Inflation falls to three-year low

Inflation fell to its lowest level for nearly three years last month, but energy price rises are still expected to put household finances under pressure.

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Labour: Families and pensioners still squeezed

Labour warned despite the fall in inflation, millions of families and pensioners will still be worse off.

This fall in the inflation rate is welcome, but families and pensioners will face a real squeeze from big hikes in energy and food prices in the coming months. Instead of easing the squeeze, the Government is making things even harder for families on low and middle incomes. Millions of families and pensioners will be worse off because of the 3p rise in fuel duty and cuts to child benefit in January, and the granny tax which comes in on the same day that millionaires get a tax cut in April.

– Cathy Jamieson MP, Shadow Treasury Minister

Bank of England inflation target called into question

Saga today expressed concern that older people are continuing to experience higher costs of living than the rest of the population.

Inflation has fallen this month, reflecting a sharp decline in electricity and gas price inflation as last Septembers price rises have dropped out of the annual rate of inflation. However, with price rises announced for later this year, this is likely to prove a short-lived easing of inflation. Indeed, we expect that this is the low point in the current inflation cycle.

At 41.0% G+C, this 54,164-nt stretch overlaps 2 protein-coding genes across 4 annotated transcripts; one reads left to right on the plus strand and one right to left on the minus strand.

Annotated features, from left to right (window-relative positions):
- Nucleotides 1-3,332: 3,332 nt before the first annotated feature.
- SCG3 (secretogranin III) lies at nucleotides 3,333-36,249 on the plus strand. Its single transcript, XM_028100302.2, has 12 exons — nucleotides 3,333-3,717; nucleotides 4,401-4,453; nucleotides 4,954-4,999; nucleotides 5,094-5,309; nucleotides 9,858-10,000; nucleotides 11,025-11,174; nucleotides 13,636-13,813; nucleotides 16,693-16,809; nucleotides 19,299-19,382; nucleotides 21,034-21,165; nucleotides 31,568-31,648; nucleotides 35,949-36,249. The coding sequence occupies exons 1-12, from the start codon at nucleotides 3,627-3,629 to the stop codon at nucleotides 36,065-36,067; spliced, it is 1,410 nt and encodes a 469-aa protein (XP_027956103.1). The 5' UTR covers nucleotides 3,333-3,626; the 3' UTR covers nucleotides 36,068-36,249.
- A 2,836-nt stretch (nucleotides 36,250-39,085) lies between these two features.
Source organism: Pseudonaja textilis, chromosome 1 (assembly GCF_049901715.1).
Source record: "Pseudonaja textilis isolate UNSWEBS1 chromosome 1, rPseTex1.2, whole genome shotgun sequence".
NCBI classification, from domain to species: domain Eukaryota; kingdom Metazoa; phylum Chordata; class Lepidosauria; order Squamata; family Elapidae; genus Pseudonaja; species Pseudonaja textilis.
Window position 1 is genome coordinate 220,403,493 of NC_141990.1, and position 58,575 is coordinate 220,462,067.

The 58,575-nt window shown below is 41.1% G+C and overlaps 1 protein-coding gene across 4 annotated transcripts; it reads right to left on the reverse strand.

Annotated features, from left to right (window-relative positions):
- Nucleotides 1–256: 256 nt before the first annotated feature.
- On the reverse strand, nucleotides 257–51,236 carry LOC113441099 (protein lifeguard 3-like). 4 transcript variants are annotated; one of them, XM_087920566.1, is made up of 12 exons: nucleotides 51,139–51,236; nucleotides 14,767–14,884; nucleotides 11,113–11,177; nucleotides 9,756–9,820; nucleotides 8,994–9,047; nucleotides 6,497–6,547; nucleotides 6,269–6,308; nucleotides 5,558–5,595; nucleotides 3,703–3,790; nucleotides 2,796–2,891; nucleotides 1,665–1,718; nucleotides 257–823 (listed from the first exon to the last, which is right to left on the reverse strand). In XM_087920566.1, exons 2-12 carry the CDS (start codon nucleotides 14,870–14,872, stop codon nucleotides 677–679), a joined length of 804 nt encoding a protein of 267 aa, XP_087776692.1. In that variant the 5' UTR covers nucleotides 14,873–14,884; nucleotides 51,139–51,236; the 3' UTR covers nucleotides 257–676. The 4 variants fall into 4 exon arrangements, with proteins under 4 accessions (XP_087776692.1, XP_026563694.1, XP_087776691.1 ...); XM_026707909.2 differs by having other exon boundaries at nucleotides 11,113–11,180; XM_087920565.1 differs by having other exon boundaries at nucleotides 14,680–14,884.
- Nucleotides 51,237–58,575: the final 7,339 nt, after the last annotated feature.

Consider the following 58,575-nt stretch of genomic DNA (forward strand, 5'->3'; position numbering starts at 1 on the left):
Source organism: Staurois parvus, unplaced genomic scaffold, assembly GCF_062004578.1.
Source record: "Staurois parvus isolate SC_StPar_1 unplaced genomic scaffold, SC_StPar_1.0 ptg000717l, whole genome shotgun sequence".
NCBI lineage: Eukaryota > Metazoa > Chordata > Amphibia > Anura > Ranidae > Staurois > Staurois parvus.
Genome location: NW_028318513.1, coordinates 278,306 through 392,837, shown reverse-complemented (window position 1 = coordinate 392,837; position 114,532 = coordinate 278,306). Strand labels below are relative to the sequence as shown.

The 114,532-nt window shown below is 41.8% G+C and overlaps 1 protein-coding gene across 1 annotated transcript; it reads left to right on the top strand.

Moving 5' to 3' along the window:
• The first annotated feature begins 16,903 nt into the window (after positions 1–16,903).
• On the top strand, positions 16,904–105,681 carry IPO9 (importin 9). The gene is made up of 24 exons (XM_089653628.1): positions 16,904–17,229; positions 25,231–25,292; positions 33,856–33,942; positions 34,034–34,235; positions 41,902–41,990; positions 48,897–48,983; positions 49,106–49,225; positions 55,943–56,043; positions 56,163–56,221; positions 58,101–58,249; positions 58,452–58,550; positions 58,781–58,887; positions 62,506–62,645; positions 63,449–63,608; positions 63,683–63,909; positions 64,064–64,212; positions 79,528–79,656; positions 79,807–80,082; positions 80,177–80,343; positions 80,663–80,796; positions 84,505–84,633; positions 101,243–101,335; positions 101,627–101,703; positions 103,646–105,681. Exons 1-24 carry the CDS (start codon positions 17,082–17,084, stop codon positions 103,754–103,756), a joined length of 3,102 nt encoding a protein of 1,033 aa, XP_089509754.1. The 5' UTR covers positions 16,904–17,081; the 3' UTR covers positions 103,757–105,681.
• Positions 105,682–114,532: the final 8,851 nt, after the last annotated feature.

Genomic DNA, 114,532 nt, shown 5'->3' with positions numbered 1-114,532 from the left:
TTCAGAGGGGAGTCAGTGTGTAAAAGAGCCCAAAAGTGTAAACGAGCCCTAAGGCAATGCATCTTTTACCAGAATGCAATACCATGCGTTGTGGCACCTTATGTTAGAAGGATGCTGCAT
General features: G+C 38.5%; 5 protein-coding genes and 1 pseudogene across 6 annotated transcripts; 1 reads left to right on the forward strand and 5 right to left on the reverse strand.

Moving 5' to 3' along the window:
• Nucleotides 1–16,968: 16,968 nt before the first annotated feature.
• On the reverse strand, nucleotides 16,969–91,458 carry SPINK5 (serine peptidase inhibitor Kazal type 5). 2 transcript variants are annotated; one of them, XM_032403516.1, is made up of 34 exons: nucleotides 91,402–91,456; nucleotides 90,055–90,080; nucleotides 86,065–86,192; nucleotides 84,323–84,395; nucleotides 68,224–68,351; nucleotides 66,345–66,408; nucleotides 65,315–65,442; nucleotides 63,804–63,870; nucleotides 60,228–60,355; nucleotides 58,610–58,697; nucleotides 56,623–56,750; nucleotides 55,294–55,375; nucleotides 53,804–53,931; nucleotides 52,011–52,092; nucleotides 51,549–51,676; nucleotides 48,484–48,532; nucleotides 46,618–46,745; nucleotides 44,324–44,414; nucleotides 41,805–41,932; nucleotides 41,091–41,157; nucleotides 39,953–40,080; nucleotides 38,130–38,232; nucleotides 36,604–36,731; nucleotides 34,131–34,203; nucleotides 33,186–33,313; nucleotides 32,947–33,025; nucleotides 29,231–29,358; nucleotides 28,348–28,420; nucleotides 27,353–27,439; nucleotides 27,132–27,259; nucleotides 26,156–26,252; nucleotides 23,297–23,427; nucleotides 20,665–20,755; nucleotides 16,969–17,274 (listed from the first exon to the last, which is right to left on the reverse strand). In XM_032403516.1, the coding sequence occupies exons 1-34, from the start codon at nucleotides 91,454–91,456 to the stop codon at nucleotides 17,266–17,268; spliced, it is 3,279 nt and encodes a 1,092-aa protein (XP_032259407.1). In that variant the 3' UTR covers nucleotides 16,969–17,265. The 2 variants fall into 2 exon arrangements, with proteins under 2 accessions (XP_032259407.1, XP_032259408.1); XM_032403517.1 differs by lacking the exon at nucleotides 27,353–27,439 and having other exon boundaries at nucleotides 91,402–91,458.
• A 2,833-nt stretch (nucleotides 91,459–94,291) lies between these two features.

It seems, therefore, that unless the Bank of England has given up on reaching its target rate of 2%, it may be setting itself up for a fall as these energy price rises will undoubtedly make this target impossible to reach next month.

– Dr Ros Altmann, Director-General, Saga

TUC: Fall in inflation won't make up for sluggish wage growth

Brendan Barber, Trade Unions Congress Credit: Reuters

Commenting on the inflation figures today TUC General Secretary Brendan Barber said:

"This fall in inflation is welcome. However, these figures should be seen in the continuing real wage falls, which have meant families getting poorer every month for the last three years.

"Low-paid households will continue to feel the squeeze, especially with the new hike in energy prices that will see bills increase by as much as nine per cent. When you factor in plans to freeze benefits many families will still be under immense pressure to make ends meet."

Future rate rise warning despite drop in inflation

This RPI announcement reveals the scale of the potential damage to our high streets that will follow if the Government follows previous practice and translates it directly into April's rate increase.

The retail industry is the UKs biggest private sector employer, providing crucial first jobs to a million 16-24 -year-olds. Expecting retailers to bear a huge rates hike for the third year running can only lead to fewer chances of work, less investment and more troubled high streets.

The Government must recognise that retail has already contributed its fair share to the Exchequer and freeze business rates in 2013. It also needs to reform the mechanism for setting future increases so that it is fairer and less volatile.

– Stephen Robertson, British Retail Consortium


Fall in inflation 'likely to be the last for a while'

UK inflation fell to within a whisker of its 2% target in September, although the fall is likely to be the last for a while... As expected, the main downward effect came from last years rise in utility prices dropping out of the annual comparison... The recently announced utility price increases will add 0.1% to inflation for each of the next 3 months. And food prices could start to rise as past commodity price increases feed through, while the rise in tuition fees will boost inflation in October.

– Vicky Redwood, Capital Economics
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